Tailor Breast Cancer Prevention Strategies to Individual Risk

Oncology NEWS International Vol 9 No 11, Volume 9, Issue 11

CHICAGO-Until findings from two recent clinical studies were released, there was no clear indication about the effectiveness of tamoxifen (Nolvadex) or prophylactic mastectomy for reducing the risk of invasive breast cancer in high-risk women.

CHICAGO—Until findings from two recent clinical studies were released, there was no clear indication about the effectiveness of tamoxifen (Nolvadex) or prophylactic mastectomy for reducing the risk of invasive breast cancer in high-risk women.

However, initial results from the NSABP P-1 trial 2 years ago showed that a 5-year course of tamoxifen could reduce the incidence of invasive breast cancer by 49% and ductal carcinoma in situ (DCIS) by 50% among women at increased risk for breast cancer.

A 1999 retrospective study of moderate- and high-risk women who were followed for 14 years after undergoing prophylactic mastectomy at the Mayo Clinic indicated that the surgical procedure reduced breast cancer incidence and death by 90% (Hartmann LC et al: N Engl J Med 340:77, 1999).

Nevertheless, no single preventive strategy is appropriate for every woman at increased risk for breast cancer. “Both tamoxifen and prophylactic mastectomy have their uses in highly selected patients,” Monica Morrow, MD, said at the Second Annual Lynn Sage Breast Cancer Symposium.

These preventive options also have associated risks, such as an increased incidence of endometrial cancer, thrombotic events, postsurgical complications, and reoperations.

Clinicians therefore need to integrate breast cancer prevention into their practices by selecting a prophylactic measure in keeping with the magnitude of a woman’s risk, the potential side effects of the treatment option, and the timing of the intervention, said Dr. Morrow, professor of surgery and director of the Lynn Sage Comprehensive Breast Center, Northwestern University Medical School.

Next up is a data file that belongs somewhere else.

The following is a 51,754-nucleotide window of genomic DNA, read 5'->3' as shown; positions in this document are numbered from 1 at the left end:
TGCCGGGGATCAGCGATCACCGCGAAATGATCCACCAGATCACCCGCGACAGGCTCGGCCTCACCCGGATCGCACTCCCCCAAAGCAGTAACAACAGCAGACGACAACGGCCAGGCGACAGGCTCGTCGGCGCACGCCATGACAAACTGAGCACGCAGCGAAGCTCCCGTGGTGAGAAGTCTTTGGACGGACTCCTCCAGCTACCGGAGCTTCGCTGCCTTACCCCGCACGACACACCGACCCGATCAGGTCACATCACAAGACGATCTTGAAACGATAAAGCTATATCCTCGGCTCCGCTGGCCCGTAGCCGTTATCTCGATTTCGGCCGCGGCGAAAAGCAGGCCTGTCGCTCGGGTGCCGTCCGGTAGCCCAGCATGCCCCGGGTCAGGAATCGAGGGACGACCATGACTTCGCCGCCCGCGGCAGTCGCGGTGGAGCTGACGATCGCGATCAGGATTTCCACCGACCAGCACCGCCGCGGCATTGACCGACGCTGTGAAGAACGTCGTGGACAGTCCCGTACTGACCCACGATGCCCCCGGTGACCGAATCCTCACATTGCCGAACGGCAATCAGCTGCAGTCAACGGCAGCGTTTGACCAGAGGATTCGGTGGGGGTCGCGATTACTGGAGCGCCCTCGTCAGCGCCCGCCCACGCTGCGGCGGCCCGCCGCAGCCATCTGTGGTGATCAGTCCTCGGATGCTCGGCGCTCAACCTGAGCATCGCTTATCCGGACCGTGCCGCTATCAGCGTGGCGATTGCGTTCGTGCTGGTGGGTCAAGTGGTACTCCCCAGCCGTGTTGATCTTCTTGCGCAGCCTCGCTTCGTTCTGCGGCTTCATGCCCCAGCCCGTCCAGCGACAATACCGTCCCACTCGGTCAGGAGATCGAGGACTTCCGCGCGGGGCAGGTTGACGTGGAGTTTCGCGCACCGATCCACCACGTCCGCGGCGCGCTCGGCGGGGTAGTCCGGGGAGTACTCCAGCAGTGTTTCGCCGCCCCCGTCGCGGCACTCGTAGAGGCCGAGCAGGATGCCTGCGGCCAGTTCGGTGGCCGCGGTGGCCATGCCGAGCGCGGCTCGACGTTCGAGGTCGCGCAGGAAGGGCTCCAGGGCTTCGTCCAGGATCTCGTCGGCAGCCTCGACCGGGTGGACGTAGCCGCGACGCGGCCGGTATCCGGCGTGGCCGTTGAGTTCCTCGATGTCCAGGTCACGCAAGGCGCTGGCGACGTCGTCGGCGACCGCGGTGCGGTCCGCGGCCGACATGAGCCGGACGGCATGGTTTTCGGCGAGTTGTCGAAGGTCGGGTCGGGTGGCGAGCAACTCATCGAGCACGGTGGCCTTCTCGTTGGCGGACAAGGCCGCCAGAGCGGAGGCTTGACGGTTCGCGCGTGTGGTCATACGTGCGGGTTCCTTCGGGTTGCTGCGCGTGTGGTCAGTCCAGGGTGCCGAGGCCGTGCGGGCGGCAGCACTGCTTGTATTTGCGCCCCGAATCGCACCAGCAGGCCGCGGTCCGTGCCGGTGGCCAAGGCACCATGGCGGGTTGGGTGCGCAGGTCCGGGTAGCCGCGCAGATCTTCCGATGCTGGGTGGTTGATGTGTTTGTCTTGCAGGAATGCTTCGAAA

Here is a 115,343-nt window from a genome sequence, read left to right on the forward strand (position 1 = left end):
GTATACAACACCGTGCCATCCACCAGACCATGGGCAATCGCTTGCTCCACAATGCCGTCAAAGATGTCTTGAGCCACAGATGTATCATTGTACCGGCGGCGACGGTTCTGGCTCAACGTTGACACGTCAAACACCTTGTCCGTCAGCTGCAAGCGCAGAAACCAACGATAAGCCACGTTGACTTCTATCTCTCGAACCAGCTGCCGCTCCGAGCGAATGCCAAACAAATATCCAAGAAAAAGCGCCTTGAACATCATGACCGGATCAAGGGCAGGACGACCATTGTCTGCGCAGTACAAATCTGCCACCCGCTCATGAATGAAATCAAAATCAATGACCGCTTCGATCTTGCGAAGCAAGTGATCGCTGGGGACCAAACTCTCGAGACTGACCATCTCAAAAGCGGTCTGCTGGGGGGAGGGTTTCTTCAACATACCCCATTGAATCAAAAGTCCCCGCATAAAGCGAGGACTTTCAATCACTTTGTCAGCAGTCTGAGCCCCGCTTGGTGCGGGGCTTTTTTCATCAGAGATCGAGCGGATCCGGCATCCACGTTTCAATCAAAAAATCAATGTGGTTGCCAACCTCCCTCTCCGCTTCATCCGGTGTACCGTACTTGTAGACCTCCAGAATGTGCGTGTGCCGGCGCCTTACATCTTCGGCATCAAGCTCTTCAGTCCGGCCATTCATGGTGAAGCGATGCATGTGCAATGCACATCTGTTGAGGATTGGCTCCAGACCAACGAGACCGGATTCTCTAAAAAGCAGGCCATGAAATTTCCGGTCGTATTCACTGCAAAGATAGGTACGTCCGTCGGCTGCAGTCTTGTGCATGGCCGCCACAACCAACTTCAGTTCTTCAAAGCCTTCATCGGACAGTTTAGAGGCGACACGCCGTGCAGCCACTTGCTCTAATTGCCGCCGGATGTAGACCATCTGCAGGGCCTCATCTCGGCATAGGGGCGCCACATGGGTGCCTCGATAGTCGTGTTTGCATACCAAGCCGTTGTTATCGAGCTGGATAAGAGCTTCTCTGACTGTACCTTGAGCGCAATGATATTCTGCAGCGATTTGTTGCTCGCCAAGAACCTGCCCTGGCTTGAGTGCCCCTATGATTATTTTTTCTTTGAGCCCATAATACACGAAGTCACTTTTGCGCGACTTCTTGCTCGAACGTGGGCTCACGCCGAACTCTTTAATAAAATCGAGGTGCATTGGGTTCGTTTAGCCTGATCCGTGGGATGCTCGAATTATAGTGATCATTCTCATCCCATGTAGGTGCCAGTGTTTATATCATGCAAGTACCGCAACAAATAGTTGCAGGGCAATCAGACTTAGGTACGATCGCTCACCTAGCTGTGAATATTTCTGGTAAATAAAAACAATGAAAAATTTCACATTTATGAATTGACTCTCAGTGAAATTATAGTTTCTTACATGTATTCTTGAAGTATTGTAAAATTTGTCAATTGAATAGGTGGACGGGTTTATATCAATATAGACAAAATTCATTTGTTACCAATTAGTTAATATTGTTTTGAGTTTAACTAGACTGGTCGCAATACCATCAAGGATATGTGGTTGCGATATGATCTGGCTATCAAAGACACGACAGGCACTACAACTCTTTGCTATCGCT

Dr. Morrow pointed out that making preventive care decisions on the basis of breast cancer risk was difficult in the past because of disagreement about the role of individual risk factors as well as their dependence on age and their interactions with one another.

The Gail Model

The Gail model, which was used in the NSABP P-1 study of tamoxifen in the chemoprevention of breast cancer, has resolved some of these concerns because it considers a woman’s age, age at menarche, age at first birth, number of first- degree relatives with breast cancer, history of previous breast biopsies, and history of atypical hyperplasia.

The Gail model, in fact, was one of the most useful pieces of information to come out of the NSABP tamoxifen prevention trial, Dr. Morrow said. During the 5 years of the study, the Gail model predicted that 159 invasive breast cancers would occur, and 155 did occur.

The model underestimated risk for women in the lowest risk group by about 30%, and it overestimated risk in the highest risk group by 20%. However, none of the over- or underestimates reached traditional statistical significance according to confidence intervals.

“Something to keep in mind is that the Gail model is an estimate, not an absolute number, and at either end of the spectrum of risk, there is room for variability,” Dr. Morrow said.

The Gail model also was accurate in predicting the risk of invasive breast cancer on the basis of some individual risk factors, such as age at menarche. The model was less successful in determining risk for young women who had two or more breast biopsies.

For women over the age of 50, the model accurately predicted breast cancer risk; the rate of expected-to-observed cases (E/O) was 1.07 when atypical hyperplasia was absent. For women under the age of 50, it overestimated the development of breast cancer whether atypical hyperplasia was present (E/O 2.00) or absent (E/O 1.76).

This finding is not surprising, Dr. Morrow said, because breast biopsy is no longer restricted to clinically apparent mass lesions; some clinicians count cyst aspiration as a biopsy or insert biopsy needles into bumpy areas to reassure both the patient and themselves that no cancer is present.

In addition, improvements in mammography are revealing more suspicious lesions that are subjected to image-guided biopsy. Clinicians consequently should be wary when applying the Gail model to younger women whose major component of breast cancer risk is a history of multiple breast biopsies.